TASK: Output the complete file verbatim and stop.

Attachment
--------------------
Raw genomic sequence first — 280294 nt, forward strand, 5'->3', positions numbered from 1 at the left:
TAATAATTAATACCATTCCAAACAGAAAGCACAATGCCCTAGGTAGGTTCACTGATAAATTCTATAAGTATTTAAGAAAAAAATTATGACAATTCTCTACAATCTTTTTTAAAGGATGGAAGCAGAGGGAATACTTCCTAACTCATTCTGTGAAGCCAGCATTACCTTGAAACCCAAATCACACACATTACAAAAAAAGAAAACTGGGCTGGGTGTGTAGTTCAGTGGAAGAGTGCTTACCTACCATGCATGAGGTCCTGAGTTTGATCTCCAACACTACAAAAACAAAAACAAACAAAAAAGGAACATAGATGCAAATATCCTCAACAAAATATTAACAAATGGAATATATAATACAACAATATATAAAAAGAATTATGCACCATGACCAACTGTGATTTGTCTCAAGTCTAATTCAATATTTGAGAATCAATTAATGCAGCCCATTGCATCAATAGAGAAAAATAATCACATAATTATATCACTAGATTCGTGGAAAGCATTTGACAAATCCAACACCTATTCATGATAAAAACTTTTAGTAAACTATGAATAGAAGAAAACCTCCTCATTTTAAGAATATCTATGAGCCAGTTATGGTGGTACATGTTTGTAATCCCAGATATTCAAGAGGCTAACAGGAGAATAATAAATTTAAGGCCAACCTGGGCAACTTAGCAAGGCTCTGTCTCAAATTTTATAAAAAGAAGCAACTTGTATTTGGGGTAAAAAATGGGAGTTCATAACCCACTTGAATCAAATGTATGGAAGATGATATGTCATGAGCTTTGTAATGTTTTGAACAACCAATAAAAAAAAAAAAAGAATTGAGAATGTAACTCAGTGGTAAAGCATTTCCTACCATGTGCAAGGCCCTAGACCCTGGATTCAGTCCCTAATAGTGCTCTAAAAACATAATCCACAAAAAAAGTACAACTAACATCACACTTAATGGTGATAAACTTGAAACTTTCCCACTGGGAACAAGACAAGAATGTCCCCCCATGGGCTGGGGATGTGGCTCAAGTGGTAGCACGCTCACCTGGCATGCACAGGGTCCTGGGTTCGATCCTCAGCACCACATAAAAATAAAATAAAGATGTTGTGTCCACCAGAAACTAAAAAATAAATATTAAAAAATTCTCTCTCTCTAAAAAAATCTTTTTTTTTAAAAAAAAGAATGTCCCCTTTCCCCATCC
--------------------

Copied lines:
Raw genomic sequence first — 280294 nt, forward strand, 5'->3', positions numbered from 1 at the left:
TAATAATTAATACCATTCCAAACAGAAAGCACAATGCCCTAGGTAGGTTCACTGATAAATTCTATAAGTATTTAAGAAAAAAATTATGACAATTCTCTACAATCTTTTTTAAAGGATGGAAGCAGAGGGAATACTTCCTAACTCATTCTGTGAAGCCAGCATTACCTTGAAACCCAAATCACACACATTACAAAAAAAGAAAACTGGGCTGGGTGTGTAGTTCAGTGGAAGAGTGCTTACCTACCATGCATGAGGTCCTGAGTTTGATCTCCAACACTACAAAAACAAAAACAAACAAAAAAGGAACATAGATGCAAATATCCTCAACAAAATATTAACAAATGGAATATATAATACAACAATATATAAAAAGAATTATGCACCATGACCAACTGTGATTTGTCTCAAGTCTAATTCAATATTTGAGAATCAATTAATGCAGCCCATTGCATCAATAGAGAAAAATAATCACATAATTATATCACTAGATTCGTGGAAAGCATTTGACAAATCCAACACCTATTCATGATAAAAACTTTTAGTAAACTATGAATAGAAGAAAACCTCCTCATTTTAAGAATATCTATGAGCCAGTTATGGTGGTACATGTTTGTAATCCCAGATATTCAAGAGGCTAACAGGAGAATAATAAATTTAAGGCCAACCTGGGCAACTTAGCAAGGCTCTGTCTCAAATTTTATAAAAAGAAGCAACTTGTATTTGGGGTAAAAAATGGGAGTTCATAACCCACTTGAATCAAATGTATGGAAGATGATATGTCATGAGCTTTGTAATGTTTTGAACAACCAATAAAAAAAAAAAAAGAATTGAGAATGTAACTCAGTGGTAAAGCATTTCCTACCATGTGCAAGGCCCTAGACCCTGGATTCAGTCCCTAATAGTGCTCTAAAAACATAATCCACAAAAAAAGTACAACTAACATCACACTTAATGGTGATAAACTTGAAACTTTCCCACTGGGAACAAGACAAGAATGTCCCCCCATGGGCTGGGGATGTGGCTCAAGTGGTAGCACGCTCACCTGGCATGCACAGGGTCCTGGGTTCGATCCTCAGCACCACATAAAAATAAAATAAAGATGTTGTGTCCACCAGAAACTAAAAAATAAATATTAAAAAATTCTCTCTCTCTAAAAAAATCTTTTTTTTTAAAAAAAAGAATGTCCCCTTTCCCCATCC